Beau Brummell  

From The Art and Popular Culture Encyclopedia

Jump to: navigation, search

Related e

Google
Wikipedia
Wiktionary
Wiki Commons
Wikiquote
Wikisource
YouTube
Shop


Featured:
Train wreck at Montparnasse (October 22, 1895) by Studio Lévy and Sons.
Enlarge
Train wreck at Montparnasse (October 22, 1895) by Studio Lévy and Sons.

George Bryan "Beau" Brummell (7 June 1778 – 30 March 1840) was an iconic figure in Regency England, the arbiter of men's fashion, and a friend of the Prince Regent, the future King George IV. He established the mode of dress for men that rejected overly ornate fashions for one of understated, but perfectly fitted and tailored bespoke garments. This look was based on dark coats, full-length trousers rather than knee breeches and stockings, and above all immaculate shirt linen and an elaborately knotted cravat.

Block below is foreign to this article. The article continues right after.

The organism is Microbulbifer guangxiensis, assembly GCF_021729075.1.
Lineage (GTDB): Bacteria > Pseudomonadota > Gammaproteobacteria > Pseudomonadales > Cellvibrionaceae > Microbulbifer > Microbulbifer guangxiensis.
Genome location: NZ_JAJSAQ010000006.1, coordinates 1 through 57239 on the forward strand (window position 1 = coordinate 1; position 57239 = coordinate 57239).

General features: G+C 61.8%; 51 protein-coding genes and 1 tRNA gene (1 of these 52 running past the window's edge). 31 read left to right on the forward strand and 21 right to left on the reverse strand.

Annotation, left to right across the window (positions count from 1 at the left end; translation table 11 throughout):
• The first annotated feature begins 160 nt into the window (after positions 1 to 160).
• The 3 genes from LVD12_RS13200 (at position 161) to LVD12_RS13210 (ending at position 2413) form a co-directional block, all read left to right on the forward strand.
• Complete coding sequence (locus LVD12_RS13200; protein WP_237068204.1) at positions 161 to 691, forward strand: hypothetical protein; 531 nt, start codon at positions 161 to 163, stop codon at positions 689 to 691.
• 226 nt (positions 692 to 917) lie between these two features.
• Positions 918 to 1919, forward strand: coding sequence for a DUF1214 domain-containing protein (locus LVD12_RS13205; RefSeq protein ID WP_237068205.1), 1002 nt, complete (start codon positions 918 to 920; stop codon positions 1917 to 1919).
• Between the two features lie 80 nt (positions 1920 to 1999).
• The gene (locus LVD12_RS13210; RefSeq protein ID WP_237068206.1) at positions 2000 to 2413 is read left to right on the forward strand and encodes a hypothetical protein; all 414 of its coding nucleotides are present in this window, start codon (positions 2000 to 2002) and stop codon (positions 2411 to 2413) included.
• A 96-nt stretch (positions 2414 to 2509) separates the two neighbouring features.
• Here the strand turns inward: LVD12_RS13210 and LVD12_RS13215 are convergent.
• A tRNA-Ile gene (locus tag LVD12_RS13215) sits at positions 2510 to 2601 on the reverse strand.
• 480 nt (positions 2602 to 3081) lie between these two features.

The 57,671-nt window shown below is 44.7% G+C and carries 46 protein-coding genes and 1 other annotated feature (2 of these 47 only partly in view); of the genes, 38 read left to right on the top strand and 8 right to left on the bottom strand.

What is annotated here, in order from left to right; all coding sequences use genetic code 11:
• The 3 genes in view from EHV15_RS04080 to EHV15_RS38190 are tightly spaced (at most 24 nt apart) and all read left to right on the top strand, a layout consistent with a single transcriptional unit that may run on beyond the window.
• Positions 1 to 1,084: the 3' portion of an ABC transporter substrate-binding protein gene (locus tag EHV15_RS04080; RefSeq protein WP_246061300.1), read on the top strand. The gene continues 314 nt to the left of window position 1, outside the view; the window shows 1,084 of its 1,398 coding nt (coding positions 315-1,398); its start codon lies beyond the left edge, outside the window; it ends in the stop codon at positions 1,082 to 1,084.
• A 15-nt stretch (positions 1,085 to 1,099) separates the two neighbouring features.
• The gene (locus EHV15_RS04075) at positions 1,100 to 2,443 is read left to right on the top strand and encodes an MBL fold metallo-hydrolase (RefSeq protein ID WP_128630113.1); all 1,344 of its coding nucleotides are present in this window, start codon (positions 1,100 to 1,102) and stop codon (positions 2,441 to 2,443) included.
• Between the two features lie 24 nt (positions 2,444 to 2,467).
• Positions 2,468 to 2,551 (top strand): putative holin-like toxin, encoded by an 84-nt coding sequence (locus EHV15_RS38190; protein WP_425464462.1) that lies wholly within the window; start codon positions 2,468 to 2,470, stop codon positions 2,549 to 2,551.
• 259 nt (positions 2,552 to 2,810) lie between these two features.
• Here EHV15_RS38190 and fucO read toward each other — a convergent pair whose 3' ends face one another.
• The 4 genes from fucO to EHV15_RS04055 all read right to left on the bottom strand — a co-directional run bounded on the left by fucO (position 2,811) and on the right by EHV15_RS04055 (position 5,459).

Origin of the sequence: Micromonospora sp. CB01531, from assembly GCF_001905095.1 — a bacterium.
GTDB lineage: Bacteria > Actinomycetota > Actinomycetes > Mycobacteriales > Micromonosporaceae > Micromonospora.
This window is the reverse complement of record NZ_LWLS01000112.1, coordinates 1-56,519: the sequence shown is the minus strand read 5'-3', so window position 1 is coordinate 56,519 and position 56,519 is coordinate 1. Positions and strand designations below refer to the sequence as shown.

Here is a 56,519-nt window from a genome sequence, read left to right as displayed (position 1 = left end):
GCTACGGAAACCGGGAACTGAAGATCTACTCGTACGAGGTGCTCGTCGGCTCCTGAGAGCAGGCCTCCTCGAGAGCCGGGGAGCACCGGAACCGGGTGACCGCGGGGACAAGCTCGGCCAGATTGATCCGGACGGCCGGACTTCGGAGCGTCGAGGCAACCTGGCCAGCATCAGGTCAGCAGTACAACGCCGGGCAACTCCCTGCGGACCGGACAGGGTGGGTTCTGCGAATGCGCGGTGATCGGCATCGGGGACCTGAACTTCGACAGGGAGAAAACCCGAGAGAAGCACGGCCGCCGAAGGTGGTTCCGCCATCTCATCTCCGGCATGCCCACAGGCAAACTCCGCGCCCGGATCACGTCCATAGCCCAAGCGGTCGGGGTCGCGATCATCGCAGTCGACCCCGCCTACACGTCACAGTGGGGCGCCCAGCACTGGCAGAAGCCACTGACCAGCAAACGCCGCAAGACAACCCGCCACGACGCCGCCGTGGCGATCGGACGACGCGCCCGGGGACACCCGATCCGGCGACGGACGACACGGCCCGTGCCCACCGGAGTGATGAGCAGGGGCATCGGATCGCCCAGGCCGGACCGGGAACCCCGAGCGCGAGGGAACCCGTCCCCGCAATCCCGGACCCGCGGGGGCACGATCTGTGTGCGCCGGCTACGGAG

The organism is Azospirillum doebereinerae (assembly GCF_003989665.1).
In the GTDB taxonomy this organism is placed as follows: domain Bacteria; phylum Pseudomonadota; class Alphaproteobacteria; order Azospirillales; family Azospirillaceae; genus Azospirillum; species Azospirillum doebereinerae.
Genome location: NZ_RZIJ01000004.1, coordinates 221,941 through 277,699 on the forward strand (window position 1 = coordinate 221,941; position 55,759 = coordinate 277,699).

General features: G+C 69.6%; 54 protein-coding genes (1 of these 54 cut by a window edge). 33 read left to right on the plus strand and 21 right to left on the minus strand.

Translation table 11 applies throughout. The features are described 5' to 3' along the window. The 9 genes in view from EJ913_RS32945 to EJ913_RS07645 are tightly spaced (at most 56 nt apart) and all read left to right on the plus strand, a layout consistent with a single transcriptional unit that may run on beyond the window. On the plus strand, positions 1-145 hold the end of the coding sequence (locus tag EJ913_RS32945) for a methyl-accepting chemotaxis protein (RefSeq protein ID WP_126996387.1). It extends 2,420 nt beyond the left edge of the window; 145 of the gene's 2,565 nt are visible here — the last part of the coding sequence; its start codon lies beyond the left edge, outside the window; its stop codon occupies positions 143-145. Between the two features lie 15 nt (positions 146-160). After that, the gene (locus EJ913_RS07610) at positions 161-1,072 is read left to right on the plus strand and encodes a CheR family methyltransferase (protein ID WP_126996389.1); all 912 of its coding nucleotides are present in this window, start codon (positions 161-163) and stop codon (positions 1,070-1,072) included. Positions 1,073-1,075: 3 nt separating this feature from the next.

Beau Brummell is credited with introducing, and establishing as fashion, the modern men's suit, worn with a necktie. He claimed he took five hours a day to dress, and recommended that boots be polished with champagne. His style of dress is often referred to as dandyism.

Further reading

  • Jesse, Captain William. The Life of Beau Brummell. Published in two volumes
  • Barbey d'Aurevilly, Jules. Of Dandyism and of George Brummell, 1845
  • Wharton, Grace and Philip. Wits and Beaux of Society. New York: Harper and Brothers, 1861
  • Lewis, Melville. Beau Brummell: His Life and Letters. New York: Doran, 1925
  • Campbell, Kathleen. Beau Brummell. London: Hammond, 1948
  • Moers, Ellen. The Dandy: Brummell to Beerbohm. London: Secker and Warburg, 1960
  • Nicolay, Claire. Origins and Reception of Regency Dandyism: Brummell to Baudelaire. Ph.D. diss., Loyola U of Chicago, 1998
  • Kelly, Ian. Beau Brummell: The Ultimate Dandy. Hodder & Stoughton, 2005




Unless indicated otherwise, the text in this article is either based on Wikipedia article "Beau Brummell" or another language Wikipedia page thereof used under the terms of the GNU Free Documentation License; or on original research by Jahsonic and friends. See Art and Popular Culture's copyright notice.

Personal tools